Tidsskrift : Plant Breeding , p. 1–13 , 2022
Trykt : 0179-9541
Elektronisk : 1439-0523
Publikasjonstype : Vitenskapelig artikkel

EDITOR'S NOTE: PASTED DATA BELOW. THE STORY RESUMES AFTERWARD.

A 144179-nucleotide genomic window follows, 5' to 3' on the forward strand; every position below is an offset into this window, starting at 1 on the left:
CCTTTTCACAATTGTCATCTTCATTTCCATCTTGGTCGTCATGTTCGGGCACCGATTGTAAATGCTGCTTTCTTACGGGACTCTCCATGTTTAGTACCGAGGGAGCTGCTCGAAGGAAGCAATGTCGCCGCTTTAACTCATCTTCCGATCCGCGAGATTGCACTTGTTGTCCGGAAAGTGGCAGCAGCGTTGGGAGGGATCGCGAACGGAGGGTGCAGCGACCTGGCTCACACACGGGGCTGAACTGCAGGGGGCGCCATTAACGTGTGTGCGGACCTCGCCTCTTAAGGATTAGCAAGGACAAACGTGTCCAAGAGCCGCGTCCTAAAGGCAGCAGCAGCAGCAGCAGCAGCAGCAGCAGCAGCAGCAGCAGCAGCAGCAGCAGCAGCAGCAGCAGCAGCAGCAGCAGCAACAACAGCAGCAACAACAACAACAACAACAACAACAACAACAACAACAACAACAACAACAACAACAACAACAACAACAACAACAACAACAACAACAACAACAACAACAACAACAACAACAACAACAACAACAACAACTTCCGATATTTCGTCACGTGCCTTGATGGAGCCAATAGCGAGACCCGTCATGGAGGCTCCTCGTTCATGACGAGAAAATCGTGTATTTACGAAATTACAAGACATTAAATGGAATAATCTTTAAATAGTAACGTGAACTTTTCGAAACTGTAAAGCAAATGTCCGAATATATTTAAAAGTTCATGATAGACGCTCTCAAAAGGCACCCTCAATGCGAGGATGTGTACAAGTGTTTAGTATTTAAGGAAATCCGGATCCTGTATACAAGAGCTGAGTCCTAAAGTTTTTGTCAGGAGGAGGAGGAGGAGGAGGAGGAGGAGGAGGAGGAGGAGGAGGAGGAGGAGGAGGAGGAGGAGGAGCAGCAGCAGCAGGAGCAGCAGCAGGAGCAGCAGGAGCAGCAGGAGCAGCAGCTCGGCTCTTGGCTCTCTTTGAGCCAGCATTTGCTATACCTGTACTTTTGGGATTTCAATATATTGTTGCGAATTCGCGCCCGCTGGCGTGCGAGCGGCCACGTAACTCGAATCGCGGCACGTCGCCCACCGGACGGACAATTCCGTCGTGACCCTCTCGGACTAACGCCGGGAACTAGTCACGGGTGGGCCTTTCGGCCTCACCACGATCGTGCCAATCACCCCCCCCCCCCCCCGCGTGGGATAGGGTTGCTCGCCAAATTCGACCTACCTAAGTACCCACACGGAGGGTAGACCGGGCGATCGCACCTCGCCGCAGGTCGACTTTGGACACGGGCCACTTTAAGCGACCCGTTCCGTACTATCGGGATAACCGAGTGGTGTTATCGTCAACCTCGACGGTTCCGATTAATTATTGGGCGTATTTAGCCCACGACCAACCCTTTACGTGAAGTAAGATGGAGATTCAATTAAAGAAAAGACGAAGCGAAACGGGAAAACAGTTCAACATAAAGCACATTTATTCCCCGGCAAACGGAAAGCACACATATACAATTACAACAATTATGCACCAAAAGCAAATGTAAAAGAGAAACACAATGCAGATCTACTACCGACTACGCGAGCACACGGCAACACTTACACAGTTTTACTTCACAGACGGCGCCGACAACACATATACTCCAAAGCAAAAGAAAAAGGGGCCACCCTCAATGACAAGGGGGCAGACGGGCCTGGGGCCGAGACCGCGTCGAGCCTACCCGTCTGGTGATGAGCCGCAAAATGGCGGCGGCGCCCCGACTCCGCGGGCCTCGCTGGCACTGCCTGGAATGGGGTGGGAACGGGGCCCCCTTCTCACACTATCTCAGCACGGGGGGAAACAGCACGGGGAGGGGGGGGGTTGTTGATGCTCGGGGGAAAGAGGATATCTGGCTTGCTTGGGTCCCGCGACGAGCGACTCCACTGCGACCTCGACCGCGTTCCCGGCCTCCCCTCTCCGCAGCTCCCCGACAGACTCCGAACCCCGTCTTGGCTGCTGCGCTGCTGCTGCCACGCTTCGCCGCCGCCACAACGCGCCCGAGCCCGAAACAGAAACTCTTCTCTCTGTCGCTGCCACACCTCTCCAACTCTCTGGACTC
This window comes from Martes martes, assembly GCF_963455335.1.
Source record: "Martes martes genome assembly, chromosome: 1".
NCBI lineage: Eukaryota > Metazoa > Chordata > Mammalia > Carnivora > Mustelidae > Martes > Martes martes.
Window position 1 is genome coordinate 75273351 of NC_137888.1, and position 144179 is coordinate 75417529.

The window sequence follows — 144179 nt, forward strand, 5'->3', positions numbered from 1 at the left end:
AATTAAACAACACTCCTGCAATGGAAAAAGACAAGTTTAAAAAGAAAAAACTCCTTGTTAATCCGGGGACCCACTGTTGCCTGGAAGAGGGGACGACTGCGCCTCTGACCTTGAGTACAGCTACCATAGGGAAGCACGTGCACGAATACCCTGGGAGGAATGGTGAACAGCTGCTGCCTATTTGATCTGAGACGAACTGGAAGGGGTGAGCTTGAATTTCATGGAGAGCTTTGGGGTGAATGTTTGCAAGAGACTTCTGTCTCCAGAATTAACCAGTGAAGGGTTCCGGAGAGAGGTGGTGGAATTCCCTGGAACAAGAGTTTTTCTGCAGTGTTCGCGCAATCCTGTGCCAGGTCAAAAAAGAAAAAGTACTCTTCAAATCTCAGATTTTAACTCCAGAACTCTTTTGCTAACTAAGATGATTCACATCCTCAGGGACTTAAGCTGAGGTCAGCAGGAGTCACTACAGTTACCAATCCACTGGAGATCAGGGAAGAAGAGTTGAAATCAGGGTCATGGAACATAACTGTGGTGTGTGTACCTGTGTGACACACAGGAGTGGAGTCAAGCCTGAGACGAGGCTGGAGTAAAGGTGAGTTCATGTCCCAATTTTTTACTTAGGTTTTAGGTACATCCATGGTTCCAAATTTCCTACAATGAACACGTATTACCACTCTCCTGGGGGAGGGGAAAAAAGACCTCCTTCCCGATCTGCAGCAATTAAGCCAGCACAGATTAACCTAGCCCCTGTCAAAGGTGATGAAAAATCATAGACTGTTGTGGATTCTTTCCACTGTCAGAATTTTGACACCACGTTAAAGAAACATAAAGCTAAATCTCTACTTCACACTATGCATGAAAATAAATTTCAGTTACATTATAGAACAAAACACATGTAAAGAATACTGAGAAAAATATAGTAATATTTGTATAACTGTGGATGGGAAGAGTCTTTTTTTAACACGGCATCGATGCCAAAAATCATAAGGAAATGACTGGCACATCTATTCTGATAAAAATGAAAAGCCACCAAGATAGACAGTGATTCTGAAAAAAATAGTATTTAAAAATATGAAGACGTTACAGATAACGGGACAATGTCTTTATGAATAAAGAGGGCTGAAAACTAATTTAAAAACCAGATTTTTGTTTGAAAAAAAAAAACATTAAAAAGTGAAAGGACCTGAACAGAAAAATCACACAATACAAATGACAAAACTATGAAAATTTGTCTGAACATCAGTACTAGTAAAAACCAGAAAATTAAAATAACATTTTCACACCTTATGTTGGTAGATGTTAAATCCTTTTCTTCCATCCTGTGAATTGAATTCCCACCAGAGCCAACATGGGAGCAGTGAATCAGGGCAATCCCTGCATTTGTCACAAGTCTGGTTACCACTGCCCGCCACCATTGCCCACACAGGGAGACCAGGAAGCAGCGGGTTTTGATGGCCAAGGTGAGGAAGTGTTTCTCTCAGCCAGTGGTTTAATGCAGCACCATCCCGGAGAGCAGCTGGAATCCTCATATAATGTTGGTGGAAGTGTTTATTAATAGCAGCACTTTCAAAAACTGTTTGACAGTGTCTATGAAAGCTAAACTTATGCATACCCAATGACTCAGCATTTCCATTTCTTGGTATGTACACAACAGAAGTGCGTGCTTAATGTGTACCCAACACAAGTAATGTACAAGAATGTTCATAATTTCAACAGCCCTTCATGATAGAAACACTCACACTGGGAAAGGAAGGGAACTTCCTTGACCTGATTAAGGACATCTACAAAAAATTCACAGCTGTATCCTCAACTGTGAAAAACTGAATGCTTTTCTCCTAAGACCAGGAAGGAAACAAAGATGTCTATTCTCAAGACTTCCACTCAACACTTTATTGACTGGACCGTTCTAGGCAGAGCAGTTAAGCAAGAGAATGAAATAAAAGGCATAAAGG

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Genomic selection is a promising breeding methodology that could increase selection accuracy and intensity and reduce generation interval. As the cost of genotyping decreases, it will be important to optimize training populations for costly phenotypic experiments for many complex traits. The aim of this research was to evaluate different optimization strategies, by using historical data from the Norwegian oat breeding programme at Graminor. In this paper, we focus on the optimization criteria: genetic diversity, phenotypic variance and genetic similarity between the training and testing populations. The four training population strategies—prediction core, diversity core, phenotypic selection and random selection—were applied to an oat candidate population of 1124 lines. An independent testing population was used to calculate the mean prediction abilities for the traits days to heading and plant height. Moreover, the strategies were tested in three independent wheat populations. The results showed that prediction core was the most promising strategy to select training populations with high genetic similarity to the testing set, high genetic diversity, and high phenotypic variance, which resulted in higher prediction ability across population sizes and traits.